When a Catholic (or Episcopalian) recites the Apostles Creed, and sincerely means it, wouldn’t that be the same as the profession we make to be Born Again. If a person believes Christ is the Son of God and came into this world to save us from our sins, and asks for forgiveness, would the formalities of their church services matter with respect to someone being called up in the Rapture?
I was asked this question, then, for some reason, I couldn’t think of a place in the Bible to show proof. Hope you can help me. I was asked if it was true that the Apostle John was boiled in oil? I said that yes he was. Then they asked me where in the Bible it said that. I was sort of stumped. I thought maybe the beginning of Revelation, but, I don’t see it there. Could you let me know if the is a place in the Bible that definitely states that John was boiled in oil, and where it is; or, if it is just one of those facts we know about him, but, it’s not in the Bible.
Some people say that even though you are saved, you don’t have eternal life until judgment day. The way I understand them is that you can be saved, but some kind of sin that is not repented of (to cease doing) that comes into your life before you die will cause you to lose your salvation on judgment day. They really are confusing me. Can you clear this up for me?
If I list all the faithful patriarchs from Adam through Abraham (found in Genesis 5:3-32 and Genesis 11:10-22) and add Isaac and Jacob, the total comes to 24. Since we are never told how long the 24 Elders have been in Heaven or when they got there, wouldn’t their number more likely be composed of these patriarchs rather than being representative of the Church?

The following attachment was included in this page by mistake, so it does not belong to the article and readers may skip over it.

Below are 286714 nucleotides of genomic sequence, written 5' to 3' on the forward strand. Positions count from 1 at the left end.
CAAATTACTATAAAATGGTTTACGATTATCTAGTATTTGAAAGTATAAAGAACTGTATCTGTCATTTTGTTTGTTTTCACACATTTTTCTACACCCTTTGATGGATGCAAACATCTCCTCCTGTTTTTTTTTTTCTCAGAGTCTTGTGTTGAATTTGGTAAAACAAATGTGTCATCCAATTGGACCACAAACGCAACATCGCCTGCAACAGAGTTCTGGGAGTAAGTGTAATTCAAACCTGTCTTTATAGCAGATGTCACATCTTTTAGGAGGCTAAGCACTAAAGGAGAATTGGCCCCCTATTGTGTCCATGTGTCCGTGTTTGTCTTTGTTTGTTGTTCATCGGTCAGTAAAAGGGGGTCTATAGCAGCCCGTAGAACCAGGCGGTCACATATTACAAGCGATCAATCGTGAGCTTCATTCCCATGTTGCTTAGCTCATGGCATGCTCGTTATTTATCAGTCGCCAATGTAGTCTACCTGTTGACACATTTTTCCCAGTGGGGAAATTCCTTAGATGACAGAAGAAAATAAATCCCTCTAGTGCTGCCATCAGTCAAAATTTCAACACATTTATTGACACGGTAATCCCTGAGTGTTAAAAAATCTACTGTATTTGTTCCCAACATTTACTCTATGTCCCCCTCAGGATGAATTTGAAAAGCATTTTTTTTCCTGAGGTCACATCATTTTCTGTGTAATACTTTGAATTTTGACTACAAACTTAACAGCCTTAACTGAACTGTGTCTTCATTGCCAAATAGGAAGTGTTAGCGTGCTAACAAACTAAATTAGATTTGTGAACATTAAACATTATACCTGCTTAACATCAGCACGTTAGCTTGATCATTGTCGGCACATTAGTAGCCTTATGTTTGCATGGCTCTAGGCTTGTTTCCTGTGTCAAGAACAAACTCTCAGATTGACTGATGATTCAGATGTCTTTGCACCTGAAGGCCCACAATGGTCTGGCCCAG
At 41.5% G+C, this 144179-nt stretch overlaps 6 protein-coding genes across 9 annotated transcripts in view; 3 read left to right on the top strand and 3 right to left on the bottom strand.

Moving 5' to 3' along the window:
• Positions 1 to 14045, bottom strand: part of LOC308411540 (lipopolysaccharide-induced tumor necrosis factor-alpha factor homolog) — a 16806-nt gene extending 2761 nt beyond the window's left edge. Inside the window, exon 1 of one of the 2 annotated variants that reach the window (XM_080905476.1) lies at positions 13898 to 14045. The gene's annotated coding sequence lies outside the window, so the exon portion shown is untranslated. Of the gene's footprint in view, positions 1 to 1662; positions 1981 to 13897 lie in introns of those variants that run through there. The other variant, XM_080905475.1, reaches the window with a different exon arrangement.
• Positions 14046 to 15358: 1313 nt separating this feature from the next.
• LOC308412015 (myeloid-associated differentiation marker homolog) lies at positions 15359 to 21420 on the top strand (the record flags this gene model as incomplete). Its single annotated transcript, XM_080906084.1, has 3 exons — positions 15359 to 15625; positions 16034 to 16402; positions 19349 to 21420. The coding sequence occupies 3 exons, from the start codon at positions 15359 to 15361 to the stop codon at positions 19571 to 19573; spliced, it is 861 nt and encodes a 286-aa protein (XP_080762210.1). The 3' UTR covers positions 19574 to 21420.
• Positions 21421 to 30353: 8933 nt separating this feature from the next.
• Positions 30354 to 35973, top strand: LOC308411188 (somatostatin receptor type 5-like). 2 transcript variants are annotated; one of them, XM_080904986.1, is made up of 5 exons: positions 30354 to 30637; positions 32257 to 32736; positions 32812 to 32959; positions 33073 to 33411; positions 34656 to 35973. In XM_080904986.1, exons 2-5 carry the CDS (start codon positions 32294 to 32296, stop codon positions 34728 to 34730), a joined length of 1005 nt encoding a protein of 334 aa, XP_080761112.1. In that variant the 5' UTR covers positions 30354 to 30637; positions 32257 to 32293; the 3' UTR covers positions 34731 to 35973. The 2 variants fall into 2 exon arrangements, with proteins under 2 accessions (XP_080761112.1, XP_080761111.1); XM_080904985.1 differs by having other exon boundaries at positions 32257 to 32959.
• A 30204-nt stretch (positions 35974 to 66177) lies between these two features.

A friend of mine believes that because of the sovereignty of God he does not have to witness or reach out to the lost. He seems to have taken what I consider to be an ultra-Calvinistic position. I am looking for Scriptures that show that even though God is sovereign He intended us to have dominion and to work for His glory and occupy til He comes.
I give what I can to American charities, but have been leery of giving to international charities due to the fact that many are helping sinners. What is your take on this? These are not religious charities that I speak of.
You mentioned that Paul was God’s choice to fill the vacancy created when Judas committed suicide. But according to Acts 1:21-22 Paul couldn’t have met the requirements. He was not even a believer until he met the Lord on the road to Damascus years later. So, please explain Act 1:21-22, and make Paul fit the requirement so stated.
My girlfriend is an unbeliever who has quite a bit of trust in science and its theories, and now and again we have discussions that boil down to reasons she doesn’t believe in God. I asked her to tell me what she doesn’t understand, and that I would put them in an email and send them to you, as my answers ‘are the ones Christians always give.’ These are honest questions from her and are the actual reasons that stop her from looking for God. In her own words, she just doesn’t understand it all.
Jesus said that we should not worry about what we will eat, drink or wear, but seek first His kingdom and His righteousness, and all these things will be added to us. (Matt 6:31-33) But when we repeatedly must use credit cards to pay for groceries because the entire paycheck goes towards monthly bills, and the credit cards are hitting the maximum limit, how can we not worry about what we will eat, drink or wear once the card limits are hit?
According to the Gospel of John, the Pharisees, in an attempt to discredit Jesus, brought a woman charged with adultery before him. Then they reminded Jesus that adultery was punishable by stoning under Mosaic law and challenged him to judge the woman. They were hoping to accuse him of disobeying the law by showing her mercy. Jesus thought for a moment and then replied, “He that is without sin among you, let him cast the first stone at her.”
The people around him were so convicted by their own consciences that they quickly departed. When Jesus found himself alone with the woman, he asked her who were her accusers. She replied, “No man, lord.” Jesus then said, “Neither do I condemn thee: go and sin no more.”
Did Jesus uphold the Mosaic law or not?